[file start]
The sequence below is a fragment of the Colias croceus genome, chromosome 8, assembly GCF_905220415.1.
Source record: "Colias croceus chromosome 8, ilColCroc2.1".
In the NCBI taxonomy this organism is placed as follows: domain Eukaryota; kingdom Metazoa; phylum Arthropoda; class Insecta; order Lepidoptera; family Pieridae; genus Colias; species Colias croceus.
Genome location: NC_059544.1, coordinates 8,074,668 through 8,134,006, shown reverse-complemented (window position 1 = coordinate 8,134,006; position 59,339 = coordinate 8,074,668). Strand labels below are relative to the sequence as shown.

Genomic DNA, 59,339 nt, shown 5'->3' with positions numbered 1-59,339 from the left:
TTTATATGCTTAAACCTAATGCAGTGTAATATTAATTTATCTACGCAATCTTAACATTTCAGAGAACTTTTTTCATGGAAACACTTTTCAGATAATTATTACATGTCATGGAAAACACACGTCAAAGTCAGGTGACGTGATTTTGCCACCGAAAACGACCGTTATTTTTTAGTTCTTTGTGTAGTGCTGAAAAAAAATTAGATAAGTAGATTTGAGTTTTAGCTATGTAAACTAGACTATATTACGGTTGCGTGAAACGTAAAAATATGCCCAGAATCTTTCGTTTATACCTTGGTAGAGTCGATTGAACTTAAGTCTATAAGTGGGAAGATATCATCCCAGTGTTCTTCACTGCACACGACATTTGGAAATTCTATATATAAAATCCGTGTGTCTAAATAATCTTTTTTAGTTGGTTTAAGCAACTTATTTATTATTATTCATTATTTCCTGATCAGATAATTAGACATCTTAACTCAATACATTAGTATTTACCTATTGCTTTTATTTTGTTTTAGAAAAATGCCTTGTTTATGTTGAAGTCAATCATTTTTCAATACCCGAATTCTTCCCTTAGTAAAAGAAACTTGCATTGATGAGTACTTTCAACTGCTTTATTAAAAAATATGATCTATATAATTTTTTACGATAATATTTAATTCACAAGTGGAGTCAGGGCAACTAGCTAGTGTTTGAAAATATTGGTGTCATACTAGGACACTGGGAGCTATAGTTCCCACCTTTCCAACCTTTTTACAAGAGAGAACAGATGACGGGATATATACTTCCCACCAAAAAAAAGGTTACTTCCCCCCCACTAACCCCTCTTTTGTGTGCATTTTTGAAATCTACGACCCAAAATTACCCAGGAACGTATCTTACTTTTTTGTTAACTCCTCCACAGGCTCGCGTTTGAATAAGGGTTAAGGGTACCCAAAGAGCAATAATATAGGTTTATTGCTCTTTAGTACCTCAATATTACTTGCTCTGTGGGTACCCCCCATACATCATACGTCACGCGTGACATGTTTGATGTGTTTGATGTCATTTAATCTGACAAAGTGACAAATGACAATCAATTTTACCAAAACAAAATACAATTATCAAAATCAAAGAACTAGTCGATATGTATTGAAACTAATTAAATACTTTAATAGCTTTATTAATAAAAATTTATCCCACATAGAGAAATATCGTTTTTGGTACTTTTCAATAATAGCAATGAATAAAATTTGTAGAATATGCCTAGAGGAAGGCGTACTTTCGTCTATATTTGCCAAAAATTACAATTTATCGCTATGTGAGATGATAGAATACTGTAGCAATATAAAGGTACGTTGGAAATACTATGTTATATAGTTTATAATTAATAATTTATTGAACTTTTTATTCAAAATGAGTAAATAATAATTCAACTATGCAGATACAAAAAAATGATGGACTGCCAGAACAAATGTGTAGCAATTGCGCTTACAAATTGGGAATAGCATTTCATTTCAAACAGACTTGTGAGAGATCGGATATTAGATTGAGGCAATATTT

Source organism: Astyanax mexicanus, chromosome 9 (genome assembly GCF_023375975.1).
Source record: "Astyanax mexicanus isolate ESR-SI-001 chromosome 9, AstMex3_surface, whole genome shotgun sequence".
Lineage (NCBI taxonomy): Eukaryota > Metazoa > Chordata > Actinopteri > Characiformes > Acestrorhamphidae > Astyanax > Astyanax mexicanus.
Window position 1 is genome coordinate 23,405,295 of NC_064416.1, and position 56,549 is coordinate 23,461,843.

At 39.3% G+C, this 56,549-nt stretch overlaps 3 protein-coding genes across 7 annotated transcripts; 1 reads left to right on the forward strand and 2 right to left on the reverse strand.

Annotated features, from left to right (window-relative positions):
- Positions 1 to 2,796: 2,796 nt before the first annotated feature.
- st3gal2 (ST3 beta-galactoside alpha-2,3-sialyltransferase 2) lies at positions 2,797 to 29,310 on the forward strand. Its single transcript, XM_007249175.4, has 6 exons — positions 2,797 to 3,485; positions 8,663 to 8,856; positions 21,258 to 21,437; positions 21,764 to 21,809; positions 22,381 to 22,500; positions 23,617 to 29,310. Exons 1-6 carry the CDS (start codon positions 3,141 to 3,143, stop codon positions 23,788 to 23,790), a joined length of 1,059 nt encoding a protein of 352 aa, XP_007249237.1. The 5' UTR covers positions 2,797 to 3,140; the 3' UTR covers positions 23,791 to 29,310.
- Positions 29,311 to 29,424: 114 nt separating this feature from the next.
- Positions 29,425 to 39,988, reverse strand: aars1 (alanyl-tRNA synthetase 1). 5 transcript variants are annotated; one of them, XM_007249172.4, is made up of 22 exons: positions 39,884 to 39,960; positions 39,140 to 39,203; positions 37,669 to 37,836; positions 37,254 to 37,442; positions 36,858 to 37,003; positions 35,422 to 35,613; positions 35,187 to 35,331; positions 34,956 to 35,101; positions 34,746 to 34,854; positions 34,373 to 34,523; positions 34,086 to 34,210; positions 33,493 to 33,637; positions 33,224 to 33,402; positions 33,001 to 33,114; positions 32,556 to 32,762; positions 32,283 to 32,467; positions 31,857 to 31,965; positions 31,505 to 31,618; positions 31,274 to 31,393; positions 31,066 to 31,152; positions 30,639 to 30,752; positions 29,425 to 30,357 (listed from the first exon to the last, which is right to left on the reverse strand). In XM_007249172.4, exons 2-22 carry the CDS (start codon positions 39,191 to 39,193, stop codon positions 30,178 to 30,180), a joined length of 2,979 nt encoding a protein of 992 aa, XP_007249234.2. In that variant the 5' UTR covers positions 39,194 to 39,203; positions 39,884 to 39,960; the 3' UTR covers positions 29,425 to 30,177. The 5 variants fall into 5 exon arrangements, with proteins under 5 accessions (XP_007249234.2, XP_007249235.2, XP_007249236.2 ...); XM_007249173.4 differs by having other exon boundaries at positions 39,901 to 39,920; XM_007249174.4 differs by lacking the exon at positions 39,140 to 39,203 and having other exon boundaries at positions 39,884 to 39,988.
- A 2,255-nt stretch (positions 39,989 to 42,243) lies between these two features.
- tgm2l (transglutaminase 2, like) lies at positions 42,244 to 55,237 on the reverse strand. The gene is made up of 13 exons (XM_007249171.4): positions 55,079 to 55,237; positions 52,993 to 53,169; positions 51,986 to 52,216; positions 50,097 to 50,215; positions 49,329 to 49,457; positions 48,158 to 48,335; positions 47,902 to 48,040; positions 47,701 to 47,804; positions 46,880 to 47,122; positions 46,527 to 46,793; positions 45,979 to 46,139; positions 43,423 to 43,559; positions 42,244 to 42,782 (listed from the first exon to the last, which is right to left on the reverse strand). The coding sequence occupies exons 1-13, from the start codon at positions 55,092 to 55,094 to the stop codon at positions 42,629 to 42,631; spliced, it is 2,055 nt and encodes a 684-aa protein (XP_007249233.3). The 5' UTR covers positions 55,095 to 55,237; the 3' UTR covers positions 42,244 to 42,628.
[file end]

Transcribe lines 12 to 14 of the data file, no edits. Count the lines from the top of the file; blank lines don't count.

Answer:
Annotated features, from left to right (window-relative positions):
- Positions 1 to 2,796: 2,796 nt before the first annotated feature.
- st3gal2 (ST3 beta-galactoside alpha-2,3-sialyltransferase 2) lies at positions 2,797 to 29,310 on the forward strand. Its single transcript, XM_007249175.4, has 6 exons — positions 2,797 to 3,485; positions 8,663 to 8,856; positions 21,258 to 21,437; positions 21,764 to 21,809; positions 22,381 to 22,500; positions 23,617 to 29,310. Exons 1-6 carry the CDS (start codon positions 3,141 to 3,143, stop codon positions 23,788 to 23,790), a joined length of 1,059 nt encoding a protein of 352 aa, XP_007249237.1. The 5' UTR covers positions 2,797 to 3,140; the 3' UTR covers positions 23,791 to 29,310.